Five years after the first stirrings of the crisis, some countries have recovered, but others are still struggling. F&D looks at the world today and sees a complex and mixed picture for the future of the world economy. In "Tracking the Global Recovery" we learn that most emerging markets seem to have moved on from the effects of the crisis, but most advanced economies have not. "Fixing the System" looks at how the pace of reforms to strengthen financial regulation has now slowed. World Bank trade economist Bernard Hoekman takes stock of incipient moves toward protectionism in "Trade Policy: So Far So Good?". "Bystanders at the Collapse" looks at how emerging markets and low-income countries weathered the global recession. Financier Mohamed El-Erian weighs in on the potential threat posed by large payment surpluses and deficits in "Stable Disequilibrium." Also in the magazine, we explore what's happening in commodities markets, assess the rise of green technologies, take a look at the shifts in South Asia's labor force, and uncover the harm money laundering can inflict on national economies. F&D's People in Economics series profiles Laura Tyson, Minder of the Gaps, and the Back to Basics series explains how money markets provide a way for borrowers to meet short-term financial needs.
International Monetary Fund. External Relations Dept.
Five years after the first stirrings of the crisis, some countries have recovered, but others are still struggling. F&D looks at the world today and sees a complex and mixed picture for the future of the world economy. In "Tracking the Global Recovery" we learn that most emerging markets seem to have moved on from the effects of the crisis, but most advanced economies have not. "Fixing the System" looks at how the pace of reforms to strengthen financial regulation has now slowed. World Bank trade economist Bernard Hoekman takes stock of incipient moves toward protectionism in "Trade Policy: So Far So Good?". "Bystanders at the Collapse" looks at how emerging markets and low-income countries weathered the global recession. Financier Mohamed El-Erian weighs in on the potential threat posed by large payment surpluses and deficits in "Stable Disequilibrium." Also in the magazine, we explore what's happening in commodities markets, assess the rise of green technologies, take a look at the shifts in South Asia's labor force, and uncover the harm money laundering can inflict on national economies. F&D's People in Economics series profiles Laura Tyson, Minder of the Gaps, and the Back to Basics series explains how money markets provide a way for borrowers to meet short-term financial needs.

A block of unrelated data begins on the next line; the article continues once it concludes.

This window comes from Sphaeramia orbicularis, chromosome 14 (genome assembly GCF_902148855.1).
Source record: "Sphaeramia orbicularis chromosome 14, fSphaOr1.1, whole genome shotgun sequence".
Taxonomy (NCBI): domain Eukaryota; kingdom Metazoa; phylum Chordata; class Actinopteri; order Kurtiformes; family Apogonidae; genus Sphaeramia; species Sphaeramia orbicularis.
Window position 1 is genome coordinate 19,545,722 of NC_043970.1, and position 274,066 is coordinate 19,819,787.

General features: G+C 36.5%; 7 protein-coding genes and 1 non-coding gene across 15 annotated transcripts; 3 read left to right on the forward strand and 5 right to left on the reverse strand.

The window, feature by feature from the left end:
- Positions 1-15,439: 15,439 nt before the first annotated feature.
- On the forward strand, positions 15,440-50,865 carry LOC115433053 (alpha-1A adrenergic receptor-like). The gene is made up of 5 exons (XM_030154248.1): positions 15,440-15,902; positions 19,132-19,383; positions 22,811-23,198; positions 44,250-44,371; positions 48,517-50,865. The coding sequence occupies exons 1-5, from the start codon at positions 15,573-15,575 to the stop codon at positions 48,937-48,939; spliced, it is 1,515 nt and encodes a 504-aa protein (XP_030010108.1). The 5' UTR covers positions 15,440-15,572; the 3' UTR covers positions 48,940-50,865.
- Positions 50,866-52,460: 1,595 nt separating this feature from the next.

International Monetary Fund. External Relations Dept.
Five years after the first stirrings of the crisis, some countries have recovered, but others are still struggling. F&D looks at the world today and sees a complex and mixed picture for the future of the world economy. In "Tracking the Global Recovery" we learn that most emerging markets seem to have moved on from the effects of the crisis, but most advanced economies have not. "Fixing the System" looks at how the pace of reforms to strengthen financial regulation has now slowed. World Bank trade economist Bernard Hoekman takes stock of incipient moves toward protectionism in "Trade Policy: So Far So Good?". "Bystanders at the Collapse" looks at how emerging markets and low-income countries weathered the global recession. Financier Mohamed El-Erian weighs in on the potential threat posed by large payment surpluses and deficits in "Stable Disequilibrium." Also in the magazine, we explore what's happening in commodities markets, assess the rise of green technologies, take a look at the shifts in South Asia's labor force, and uncover the harm money laundering can inflict on national economies. F&D's People in Economics series profiles Laura Tyson, Minder of the Gaps, and the Back to Basics series explains how money markets provide a way for borrowers to meet short-term financial needs.